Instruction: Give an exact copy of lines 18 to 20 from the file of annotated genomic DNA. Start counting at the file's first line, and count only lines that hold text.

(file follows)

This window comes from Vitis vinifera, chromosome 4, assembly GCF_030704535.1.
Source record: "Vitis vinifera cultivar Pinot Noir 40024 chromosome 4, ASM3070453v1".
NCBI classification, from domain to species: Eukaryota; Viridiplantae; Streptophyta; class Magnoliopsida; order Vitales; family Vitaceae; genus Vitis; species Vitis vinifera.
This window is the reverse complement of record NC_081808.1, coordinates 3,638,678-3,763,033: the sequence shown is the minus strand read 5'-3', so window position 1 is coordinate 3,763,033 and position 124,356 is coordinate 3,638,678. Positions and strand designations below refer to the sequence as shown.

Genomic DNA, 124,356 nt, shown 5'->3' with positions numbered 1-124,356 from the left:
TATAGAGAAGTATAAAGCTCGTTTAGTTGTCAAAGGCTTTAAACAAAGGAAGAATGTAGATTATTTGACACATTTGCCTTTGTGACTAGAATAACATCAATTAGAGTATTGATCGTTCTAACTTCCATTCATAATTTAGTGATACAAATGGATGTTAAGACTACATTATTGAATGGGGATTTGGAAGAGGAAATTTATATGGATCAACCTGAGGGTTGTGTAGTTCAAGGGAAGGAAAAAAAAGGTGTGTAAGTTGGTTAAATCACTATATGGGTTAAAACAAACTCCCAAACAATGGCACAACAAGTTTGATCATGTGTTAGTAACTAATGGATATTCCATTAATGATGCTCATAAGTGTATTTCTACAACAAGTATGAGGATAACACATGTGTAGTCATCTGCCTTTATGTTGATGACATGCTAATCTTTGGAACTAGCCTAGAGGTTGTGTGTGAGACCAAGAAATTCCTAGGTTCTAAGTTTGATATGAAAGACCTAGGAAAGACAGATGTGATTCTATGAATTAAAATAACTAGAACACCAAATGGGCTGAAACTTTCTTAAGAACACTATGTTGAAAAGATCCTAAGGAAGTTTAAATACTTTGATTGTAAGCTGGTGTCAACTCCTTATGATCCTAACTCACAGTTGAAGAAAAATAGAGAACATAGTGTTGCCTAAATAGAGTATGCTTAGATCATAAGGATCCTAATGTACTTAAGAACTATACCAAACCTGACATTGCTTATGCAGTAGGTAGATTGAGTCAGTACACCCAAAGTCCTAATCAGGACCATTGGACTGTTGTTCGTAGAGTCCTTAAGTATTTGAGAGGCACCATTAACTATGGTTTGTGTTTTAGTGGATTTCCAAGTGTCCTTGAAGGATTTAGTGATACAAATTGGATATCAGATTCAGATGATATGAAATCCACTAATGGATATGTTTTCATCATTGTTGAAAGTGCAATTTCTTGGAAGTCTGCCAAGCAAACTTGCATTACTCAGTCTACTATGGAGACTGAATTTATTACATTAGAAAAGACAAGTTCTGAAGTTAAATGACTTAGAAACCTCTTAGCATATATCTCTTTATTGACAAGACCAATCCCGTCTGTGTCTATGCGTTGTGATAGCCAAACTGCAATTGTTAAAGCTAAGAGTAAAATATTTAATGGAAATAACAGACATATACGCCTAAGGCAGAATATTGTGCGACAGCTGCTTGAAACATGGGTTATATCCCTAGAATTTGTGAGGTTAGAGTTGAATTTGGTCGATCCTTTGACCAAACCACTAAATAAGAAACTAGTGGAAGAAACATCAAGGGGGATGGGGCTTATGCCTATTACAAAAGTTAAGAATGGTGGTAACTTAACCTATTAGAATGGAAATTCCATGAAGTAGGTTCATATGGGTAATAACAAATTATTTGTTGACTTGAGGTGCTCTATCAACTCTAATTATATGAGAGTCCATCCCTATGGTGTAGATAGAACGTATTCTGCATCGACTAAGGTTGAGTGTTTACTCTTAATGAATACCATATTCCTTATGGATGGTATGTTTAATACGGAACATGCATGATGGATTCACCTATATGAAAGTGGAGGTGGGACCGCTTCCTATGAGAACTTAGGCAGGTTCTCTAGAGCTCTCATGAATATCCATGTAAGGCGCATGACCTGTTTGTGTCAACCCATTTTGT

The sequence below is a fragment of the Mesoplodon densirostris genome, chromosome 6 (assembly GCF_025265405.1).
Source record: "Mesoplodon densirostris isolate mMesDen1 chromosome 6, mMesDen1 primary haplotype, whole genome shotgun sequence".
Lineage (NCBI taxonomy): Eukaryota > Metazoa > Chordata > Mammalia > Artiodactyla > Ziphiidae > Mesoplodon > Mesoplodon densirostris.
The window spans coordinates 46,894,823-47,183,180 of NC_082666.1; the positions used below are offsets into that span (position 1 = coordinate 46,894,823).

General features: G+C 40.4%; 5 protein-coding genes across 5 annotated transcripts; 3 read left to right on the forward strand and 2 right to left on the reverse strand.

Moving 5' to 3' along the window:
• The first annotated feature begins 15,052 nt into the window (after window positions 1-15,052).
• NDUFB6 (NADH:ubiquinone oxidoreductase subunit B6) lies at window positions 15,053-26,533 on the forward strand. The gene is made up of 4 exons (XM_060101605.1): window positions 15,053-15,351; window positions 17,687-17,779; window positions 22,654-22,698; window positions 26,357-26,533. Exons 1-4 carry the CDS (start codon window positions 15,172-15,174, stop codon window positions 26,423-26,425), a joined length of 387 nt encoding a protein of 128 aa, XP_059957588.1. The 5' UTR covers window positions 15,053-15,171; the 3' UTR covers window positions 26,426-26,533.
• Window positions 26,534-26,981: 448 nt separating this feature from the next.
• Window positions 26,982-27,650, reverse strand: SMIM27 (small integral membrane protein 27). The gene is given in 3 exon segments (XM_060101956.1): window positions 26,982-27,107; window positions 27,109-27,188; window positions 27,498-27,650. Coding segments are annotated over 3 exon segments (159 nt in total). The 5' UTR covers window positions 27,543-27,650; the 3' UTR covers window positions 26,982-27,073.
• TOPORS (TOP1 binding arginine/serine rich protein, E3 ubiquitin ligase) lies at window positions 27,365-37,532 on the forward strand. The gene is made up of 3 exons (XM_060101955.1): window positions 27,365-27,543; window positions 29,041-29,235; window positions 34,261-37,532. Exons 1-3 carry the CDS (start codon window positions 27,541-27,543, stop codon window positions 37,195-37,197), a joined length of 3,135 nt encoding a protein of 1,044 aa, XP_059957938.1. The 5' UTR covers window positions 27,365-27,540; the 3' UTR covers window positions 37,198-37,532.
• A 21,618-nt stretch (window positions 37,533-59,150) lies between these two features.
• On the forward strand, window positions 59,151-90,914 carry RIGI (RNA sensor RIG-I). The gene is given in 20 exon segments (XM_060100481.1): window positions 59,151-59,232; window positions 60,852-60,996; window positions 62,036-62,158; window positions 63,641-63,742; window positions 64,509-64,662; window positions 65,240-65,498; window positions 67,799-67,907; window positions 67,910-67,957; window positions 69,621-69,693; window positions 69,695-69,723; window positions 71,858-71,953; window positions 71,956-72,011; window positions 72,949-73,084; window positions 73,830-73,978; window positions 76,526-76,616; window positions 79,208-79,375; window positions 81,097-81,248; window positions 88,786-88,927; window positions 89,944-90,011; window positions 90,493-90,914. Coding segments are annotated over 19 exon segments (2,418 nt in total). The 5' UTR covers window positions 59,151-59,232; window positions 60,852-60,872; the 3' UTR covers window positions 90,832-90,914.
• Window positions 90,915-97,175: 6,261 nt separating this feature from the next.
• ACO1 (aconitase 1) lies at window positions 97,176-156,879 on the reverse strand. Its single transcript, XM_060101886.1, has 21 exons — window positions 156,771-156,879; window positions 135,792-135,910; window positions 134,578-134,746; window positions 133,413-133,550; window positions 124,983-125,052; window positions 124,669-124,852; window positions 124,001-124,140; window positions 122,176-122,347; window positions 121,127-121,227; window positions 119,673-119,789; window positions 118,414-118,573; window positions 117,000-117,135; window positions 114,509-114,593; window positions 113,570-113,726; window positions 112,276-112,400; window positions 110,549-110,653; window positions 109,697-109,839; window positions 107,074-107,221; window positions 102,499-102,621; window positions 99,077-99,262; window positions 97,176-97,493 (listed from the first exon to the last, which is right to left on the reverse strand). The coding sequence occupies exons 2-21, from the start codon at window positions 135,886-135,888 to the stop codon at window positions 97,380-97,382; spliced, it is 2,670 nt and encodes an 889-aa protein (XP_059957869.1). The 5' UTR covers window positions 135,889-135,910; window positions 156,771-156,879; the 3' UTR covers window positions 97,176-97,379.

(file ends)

• A 21,618-nt stretch (window positions 37,533-59,150) lies between these two features.
• On the forward strand, window positions 59,151-90,914 carry RIGI (RNA sensor RIG-I). The gene is given in 20 exon segments (XM_060100481.1): window positions 59,151-59,232; window positions 60,852-60,996; window positions 62,036-62,158; window positions 63,641-63,742; window positions 64,509-64,662; window positions 65,240-65,498; window positions 67,799-67,907; window positions 67,910-67,957; window positions 69,621-69,693; window positions 69,695-69,723; window positions 71,858-71,953; window positions 71,956-72,011; window positions 72,949-73,084; window positions 73,830-73,978; window positions 76,526-76,616; window positions 79,208-79,375; window positions 81,097-81,248; window positions 88,786-88,927; window positions 89,944-90,011; window positions 90,493-90,914. Coding segments are annotated over 19 exon segments (2,418 nt in total). The 5' UTR covers window positions 59,151-59,232; window positions 60,852-60,872; the 3' UTR covers window positions 90,832-90,914.
• Window positions 90,915-97,175: 6,261 nt separating this feature from the next.